The upstream version of Istio injects the sidecar by default if you have labeled the namespace. You are not required to label the namespace with Red Hat OpenShift Service Mesh. However, Red Hat OpenShift Service Mesh requires you to opt in to having the sidecar automatically injected to a deployment. This avoids injecting a sidecar where it is not wanted (for example, build or deploy pods). The webhook checks the configuration of pods deploying into all namespaces to see if they are opting in to injection with the appropriate annotation.

Updating the master configuration

To enable the automatic injection of the Service Mesh sidecar, you must first modify the master configuration on each master node in your OpenShift Container Platform installation to include support for webhooks and signing of Certificate Signing Requests (CSRs).

Updating the master configuration is not necessary if you are running OpenShift Container Platform 4.1.

  1. Change to the directory containing the master configuration file (for example, /etc/origin/master/master-config.yaml).

  2. Create a file named master-config.patch with the following contents:

            apiVersion: apiserver.config.k8s.io/v1alpha1
            kubeConfigFile: /dev/null
            kind: WebhookAdmission
            apiVersion: apiserver.config.k8s.io/v1alpha1
            kubeConfigFile: /dev/null
            kind: WebhookAdmission
  3. In the same directory, issue the following commands to apply the patch to the master-config.yaml file:

    $ cp -p master-config.yaml master-config.yaml.prepatch
    $ oc ex config patch master-config.yaml.prepatch -p "$(cat master-config.patch)" > master-config.yaml
    $ /usr/local/bin/master-restart api && /usr/local/bin/master-restart controllers

Enabling automatic sidecar injection

When deploying an application into the Red Hat OpenShift Service Mesh you must opt in to injection by specifying the sidecar.istio.io/inject annotation with a value of true. Opting in ensures that the sidecar injection does not interfere with other OpenShift features such as builder pods used by numerous frameworks within the OpenShift ecosystem.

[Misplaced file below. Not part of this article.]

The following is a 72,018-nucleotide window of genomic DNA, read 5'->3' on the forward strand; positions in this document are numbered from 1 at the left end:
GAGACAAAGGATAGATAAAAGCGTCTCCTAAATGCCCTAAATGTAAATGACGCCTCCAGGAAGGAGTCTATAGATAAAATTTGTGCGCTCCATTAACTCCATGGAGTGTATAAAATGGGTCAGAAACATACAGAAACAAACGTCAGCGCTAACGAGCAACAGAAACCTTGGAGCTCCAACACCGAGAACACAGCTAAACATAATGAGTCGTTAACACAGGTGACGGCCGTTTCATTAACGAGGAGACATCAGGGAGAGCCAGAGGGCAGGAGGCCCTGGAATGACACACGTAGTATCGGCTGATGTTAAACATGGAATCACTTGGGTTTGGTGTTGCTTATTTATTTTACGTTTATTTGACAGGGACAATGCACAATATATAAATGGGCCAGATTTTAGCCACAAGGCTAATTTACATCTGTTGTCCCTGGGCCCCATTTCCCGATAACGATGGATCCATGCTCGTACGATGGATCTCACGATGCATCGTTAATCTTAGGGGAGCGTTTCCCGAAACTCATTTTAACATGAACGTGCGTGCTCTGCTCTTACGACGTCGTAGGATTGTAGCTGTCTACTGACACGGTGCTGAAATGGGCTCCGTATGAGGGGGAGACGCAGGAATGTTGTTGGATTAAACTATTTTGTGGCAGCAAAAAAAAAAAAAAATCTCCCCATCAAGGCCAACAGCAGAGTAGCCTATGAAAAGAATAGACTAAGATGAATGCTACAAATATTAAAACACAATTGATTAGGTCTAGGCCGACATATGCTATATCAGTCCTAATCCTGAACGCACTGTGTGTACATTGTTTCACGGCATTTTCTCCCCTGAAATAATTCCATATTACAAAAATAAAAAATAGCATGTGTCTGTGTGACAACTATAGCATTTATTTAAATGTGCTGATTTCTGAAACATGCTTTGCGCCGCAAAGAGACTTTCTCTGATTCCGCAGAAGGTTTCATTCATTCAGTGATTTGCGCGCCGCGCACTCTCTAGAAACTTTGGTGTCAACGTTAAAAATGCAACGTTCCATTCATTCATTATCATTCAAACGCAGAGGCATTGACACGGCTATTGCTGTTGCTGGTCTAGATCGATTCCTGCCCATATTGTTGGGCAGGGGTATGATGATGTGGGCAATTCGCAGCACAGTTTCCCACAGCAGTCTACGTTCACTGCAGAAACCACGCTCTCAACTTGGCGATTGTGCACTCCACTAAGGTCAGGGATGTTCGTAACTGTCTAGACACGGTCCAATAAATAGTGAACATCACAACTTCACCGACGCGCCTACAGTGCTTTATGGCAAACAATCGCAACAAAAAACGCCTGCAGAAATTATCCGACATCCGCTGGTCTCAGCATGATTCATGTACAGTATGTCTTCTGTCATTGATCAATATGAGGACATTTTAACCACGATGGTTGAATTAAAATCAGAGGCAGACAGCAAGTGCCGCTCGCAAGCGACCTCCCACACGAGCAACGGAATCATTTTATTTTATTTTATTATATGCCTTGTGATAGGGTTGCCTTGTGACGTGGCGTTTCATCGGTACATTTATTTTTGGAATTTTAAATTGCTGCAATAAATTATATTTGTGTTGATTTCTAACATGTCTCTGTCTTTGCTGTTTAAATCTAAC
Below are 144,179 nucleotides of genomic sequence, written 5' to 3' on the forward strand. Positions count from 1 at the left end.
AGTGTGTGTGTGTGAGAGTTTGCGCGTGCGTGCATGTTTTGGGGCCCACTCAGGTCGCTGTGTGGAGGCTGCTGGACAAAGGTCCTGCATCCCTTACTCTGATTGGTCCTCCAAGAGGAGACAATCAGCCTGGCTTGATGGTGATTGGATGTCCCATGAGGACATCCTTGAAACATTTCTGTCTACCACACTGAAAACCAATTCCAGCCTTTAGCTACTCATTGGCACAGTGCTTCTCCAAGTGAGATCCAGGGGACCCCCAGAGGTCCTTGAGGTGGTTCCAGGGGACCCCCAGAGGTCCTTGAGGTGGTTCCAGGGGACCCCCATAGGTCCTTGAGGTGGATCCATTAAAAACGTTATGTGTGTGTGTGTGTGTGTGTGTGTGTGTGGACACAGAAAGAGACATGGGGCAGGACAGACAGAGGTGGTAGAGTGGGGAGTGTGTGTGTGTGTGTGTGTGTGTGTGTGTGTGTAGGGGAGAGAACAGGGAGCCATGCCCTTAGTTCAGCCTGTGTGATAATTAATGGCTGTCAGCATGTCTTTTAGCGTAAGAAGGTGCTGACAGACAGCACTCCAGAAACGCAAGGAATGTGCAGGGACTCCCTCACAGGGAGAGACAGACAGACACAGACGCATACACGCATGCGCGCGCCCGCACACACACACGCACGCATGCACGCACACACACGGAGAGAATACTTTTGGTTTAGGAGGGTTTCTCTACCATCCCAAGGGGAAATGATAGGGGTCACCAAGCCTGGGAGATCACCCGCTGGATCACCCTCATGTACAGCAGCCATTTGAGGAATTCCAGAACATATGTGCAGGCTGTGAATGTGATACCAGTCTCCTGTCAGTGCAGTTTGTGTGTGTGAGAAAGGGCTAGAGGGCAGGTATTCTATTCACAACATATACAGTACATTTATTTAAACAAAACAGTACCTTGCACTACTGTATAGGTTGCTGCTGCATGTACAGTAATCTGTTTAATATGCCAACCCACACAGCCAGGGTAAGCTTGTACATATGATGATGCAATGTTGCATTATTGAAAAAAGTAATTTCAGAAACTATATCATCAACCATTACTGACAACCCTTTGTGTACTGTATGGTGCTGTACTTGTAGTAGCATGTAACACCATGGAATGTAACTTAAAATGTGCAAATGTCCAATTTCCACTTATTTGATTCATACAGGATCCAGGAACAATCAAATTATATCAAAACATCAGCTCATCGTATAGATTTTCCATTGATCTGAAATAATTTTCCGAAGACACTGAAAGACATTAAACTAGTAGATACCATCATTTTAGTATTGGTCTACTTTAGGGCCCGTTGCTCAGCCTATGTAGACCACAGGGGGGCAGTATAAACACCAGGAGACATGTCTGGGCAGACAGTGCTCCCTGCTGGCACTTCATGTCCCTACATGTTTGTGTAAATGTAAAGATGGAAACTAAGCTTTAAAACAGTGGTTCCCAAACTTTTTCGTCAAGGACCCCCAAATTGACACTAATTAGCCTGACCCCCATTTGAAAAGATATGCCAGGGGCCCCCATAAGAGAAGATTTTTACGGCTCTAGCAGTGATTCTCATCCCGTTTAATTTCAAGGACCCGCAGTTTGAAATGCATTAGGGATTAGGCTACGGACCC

• Identify the deployments for which you want to enable automatic sidecar injection.

  • Locate the application’s yaml configuration file.

  1. Open the application’s configuration yaml file in an editor.

  2. Add sidecar.istio.io/inject to the configuration yaml with a value of true as illustrated here:

    Sleep test application example
    apiVersion: extensions/v1beta1
    kind: Deployment
      name: sleep
      replicas: 1
            sidecar.istio.io/inject: "true"
            app: sleep
          - name: sleep
            image: tutum/curl
            command: ["/bin/sleep","infinity"]
            imagePullPolicy: IfNotPresent
  3. Save the configuration file.

Using manual sidecar injection

Manual injection of the sidecar is supported using the upstream Istio community istioctl command.

When you use manual sidecar injection, ensure you have access to a running cluster so the correct configuration can be obtained from the istio-sidecar-injector configmap within the istio-system namespace.

  1. Unpack the istioctl installation into a directory

  2. Add the istioctl binary to the the bin directory in your PATH.

  3. Run this command to inject the sidecar into your application and pipe the configuration to the oc command to create deployments:

    $ istioctl kube-inject -f app.yaml | oc create -f -
Next steps
  • Deploy applications on Red Hat OpenShift Service Mesh.